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I was looking for an encryption algorithm to use with my 7zip archives and I read that there is a solution called ZipCrypto that was said to be very vulnerable.

Since I'd suppose these type of vulnerabilities aren't of the kind of those found in an Application Security context (heap-based, stack-based...) and given that I don't know a lot about these kind of algorithms, how can a cryptographic solution be vulnerable and exploited?

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In cryptography we have some standard sets of security notions. For encryption, those are explained here, for signatures they're explained here.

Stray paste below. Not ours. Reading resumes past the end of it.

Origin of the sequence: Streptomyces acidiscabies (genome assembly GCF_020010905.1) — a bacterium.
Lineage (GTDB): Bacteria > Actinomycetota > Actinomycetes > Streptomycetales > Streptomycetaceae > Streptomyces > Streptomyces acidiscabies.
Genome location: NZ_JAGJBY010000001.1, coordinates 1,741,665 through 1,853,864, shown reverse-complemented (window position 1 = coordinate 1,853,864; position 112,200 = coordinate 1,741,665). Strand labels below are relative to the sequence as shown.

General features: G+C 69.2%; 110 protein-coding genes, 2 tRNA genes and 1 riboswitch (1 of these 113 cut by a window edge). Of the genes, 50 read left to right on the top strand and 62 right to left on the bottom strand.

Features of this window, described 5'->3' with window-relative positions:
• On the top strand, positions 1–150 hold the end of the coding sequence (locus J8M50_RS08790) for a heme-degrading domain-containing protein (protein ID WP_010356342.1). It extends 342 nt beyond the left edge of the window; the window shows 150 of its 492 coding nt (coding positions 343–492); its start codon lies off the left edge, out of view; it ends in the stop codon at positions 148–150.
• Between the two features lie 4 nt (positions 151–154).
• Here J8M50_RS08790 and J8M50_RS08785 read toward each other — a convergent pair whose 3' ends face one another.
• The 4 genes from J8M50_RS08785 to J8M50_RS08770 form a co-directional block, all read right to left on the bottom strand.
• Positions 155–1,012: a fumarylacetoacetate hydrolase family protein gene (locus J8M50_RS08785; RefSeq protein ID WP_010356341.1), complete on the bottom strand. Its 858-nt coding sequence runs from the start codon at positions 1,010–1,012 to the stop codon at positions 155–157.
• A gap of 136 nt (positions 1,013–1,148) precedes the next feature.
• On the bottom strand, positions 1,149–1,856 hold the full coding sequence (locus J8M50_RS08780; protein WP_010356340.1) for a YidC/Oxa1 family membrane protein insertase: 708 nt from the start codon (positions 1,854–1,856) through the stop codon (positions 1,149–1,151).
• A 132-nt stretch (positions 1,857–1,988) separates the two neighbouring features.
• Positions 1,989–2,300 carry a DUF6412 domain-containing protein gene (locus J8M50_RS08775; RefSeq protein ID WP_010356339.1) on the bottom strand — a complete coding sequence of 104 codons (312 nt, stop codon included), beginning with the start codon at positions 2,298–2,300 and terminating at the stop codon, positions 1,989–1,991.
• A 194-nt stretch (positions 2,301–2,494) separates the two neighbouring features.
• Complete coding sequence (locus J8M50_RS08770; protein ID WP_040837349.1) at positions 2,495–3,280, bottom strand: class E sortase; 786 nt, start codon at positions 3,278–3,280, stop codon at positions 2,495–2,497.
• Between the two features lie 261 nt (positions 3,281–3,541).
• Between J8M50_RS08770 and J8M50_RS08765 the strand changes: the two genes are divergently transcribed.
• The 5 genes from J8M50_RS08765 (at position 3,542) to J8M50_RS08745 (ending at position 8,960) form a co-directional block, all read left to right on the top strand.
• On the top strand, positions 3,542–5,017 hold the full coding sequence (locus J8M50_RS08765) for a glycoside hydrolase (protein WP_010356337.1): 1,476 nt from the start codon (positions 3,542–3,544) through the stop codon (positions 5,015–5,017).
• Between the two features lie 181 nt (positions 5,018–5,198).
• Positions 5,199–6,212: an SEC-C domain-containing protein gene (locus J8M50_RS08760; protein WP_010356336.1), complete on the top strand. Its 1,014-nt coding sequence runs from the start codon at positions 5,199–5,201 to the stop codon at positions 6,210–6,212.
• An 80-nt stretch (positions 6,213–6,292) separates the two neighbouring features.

An algorithm is vulnerable if it doesn't meet the security notions its authors claim it meets. For encryption it's generally best to consider anything that doesn't satisfy the notion IND-CCA3 as "insecure"; while there are some cases where a system can remain secure with the weaker notions that tends to be an exception to the normal rule.

ZipCrypto doesn't even satisfy the weakest of the encryption security notions, IND-CPA. AES (as used in 7-Zip) is IND-CPA secure, though it doesn't satisfy the stronger notions. If you can't afford the risks of using a scheme that's only IND-CPA secure, consider age for encryption. Otherwise 7-zip's AES-CBC encryption is fine.

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